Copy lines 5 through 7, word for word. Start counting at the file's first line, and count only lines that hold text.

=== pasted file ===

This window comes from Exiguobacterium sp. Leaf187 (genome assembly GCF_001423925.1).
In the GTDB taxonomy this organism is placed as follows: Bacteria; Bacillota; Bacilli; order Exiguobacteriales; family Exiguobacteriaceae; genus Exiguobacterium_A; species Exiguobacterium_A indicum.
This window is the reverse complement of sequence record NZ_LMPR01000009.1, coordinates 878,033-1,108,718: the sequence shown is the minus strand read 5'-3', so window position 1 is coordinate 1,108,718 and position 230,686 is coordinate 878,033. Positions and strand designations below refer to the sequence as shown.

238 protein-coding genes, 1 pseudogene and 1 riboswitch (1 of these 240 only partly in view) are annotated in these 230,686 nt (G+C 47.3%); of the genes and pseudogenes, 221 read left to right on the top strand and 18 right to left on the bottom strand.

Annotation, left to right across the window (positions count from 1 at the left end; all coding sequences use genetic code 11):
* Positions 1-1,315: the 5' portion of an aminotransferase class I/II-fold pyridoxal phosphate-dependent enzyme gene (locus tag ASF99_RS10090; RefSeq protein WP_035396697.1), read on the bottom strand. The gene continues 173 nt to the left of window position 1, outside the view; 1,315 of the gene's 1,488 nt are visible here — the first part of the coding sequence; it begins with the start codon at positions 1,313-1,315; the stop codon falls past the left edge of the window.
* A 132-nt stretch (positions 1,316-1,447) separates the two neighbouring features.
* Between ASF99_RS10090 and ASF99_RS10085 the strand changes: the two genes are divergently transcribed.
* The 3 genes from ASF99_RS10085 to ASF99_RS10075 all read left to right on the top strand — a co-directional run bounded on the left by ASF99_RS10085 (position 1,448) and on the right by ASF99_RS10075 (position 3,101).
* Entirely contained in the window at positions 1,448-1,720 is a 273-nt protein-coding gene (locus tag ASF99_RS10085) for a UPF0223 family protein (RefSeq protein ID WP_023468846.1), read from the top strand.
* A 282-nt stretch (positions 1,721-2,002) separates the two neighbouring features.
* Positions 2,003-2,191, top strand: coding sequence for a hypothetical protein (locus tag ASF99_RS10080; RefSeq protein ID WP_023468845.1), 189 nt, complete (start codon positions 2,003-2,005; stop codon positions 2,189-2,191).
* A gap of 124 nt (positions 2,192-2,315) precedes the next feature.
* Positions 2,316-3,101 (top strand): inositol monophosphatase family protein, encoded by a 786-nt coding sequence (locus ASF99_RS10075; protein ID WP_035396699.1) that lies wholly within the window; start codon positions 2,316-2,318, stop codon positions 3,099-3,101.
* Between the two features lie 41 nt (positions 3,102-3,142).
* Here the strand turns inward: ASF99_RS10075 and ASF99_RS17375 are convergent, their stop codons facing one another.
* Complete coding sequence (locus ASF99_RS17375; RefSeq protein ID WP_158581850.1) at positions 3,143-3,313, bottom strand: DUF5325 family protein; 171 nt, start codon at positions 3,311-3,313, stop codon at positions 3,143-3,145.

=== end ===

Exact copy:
Annotation, left to right across the window (positions count from 1 at the left end; all coding sequences use genetic code 11):
* Positions 1-1,315: the 5' portion of an aminotransferase class I/II-fold pyridoxal phosphate-dependent enzyme gene (locus tag ASF99_RS10090; RefSeq protein WP_035396697.1), read on the bottom strand. The gene continues 173 nt to the left of window position 1, outside the view; 1,315 of the gene's 1,488 nt are visible here — the first part of the coding sequence; it begins with the start codon at positions 1,313-1,315; the stop codon falls past the left edge of the window.
* A 132-nt stretch (positions 1,316-1,447) separates the two neighbouring features.